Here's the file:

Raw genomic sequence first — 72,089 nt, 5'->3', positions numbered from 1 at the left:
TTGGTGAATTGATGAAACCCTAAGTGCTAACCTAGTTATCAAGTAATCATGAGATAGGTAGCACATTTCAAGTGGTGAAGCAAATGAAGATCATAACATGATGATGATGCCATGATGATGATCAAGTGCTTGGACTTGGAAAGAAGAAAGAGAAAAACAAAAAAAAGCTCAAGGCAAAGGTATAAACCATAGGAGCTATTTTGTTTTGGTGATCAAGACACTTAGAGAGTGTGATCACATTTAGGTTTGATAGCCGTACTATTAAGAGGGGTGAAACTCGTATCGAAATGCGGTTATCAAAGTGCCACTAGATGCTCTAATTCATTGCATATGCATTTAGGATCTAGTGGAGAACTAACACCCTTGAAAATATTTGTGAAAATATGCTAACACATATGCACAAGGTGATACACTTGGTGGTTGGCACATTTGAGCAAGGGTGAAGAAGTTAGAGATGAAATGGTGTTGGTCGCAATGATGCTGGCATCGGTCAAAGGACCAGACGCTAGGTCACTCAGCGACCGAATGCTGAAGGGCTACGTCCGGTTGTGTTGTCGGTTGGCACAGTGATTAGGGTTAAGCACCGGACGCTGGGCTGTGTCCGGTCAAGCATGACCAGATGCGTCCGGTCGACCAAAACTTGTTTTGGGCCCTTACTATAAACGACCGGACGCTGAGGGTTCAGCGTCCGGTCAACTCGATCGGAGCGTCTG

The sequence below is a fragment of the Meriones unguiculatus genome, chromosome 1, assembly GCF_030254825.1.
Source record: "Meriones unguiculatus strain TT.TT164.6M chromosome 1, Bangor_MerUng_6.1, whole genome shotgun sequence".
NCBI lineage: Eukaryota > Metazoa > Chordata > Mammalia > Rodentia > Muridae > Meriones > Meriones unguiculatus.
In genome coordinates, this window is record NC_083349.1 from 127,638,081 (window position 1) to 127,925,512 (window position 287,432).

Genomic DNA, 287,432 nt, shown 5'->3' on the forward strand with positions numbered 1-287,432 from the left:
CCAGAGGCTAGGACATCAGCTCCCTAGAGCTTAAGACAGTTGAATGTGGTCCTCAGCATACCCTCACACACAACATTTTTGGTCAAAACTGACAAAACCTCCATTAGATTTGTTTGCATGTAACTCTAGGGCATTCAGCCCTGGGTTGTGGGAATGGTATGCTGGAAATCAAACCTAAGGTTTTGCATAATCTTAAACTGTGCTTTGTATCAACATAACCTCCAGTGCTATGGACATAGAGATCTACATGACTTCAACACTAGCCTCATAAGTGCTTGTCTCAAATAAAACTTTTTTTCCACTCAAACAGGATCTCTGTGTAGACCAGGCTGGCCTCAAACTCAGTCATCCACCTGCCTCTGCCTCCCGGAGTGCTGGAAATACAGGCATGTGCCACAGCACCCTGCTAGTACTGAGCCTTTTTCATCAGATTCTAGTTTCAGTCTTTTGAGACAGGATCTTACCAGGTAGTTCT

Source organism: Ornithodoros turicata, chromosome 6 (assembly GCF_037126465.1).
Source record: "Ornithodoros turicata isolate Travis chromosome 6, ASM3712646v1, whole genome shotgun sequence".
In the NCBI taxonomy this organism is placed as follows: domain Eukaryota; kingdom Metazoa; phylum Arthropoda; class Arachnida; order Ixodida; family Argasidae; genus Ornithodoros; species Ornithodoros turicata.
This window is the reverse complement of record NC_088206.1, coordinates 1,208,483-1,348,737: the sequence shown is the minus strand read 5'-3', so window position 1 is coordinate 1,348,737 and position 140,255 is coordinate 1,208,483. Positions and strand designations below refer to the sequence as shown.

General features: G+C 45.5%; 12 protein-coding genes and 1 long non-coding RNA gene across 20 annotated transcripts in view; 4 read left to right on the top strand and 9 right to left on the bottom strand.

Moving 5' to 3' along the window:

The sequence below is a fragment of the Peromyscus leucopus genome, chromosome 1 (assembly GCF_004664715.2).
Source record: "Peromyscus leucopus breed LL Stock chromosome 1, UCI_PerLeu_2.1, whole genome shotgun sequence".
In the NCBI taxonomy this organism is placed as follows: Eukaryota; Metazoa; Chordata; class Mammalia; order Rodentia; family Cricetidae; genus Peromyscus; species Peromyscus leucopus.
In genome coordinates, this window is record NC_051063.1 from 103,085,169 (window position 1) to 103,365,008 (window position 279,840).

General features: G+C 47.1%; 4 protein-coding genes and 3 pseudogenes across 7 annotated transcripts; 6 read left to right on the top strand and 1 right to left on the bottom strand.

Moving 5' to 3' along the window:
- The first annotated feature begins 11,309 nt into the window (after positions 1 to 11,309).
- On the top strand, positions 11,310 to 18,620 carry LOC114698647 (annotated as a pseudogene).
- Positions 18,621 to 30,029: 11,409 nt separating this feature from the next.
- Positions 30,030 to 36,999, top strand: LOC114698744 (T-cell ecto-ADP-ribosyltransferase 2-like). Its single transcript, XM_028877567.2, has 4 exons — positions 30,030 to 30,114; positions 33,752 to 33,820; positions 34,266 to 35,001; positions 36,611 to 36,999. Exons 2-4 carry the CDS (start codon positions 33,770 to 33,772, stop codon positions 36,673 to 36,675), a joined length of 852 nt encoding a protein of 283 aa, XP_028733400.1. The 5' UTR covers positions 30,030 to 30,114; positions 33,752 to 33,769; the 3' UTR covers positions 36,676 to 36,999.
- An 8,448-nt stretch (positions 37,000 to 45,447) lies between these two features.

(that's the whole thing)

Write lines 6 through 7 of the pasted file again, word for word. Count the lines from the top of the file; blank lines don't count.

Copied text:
In genome coordinates, this window is record NC_083349.1 from 127,638,081 (window position 1) to 127,925,512 (window position 287,432).

Genomic DNA, 287,432 nt, shown 5'->3' on the forward strand with positions numbered 1-287,432 from the left: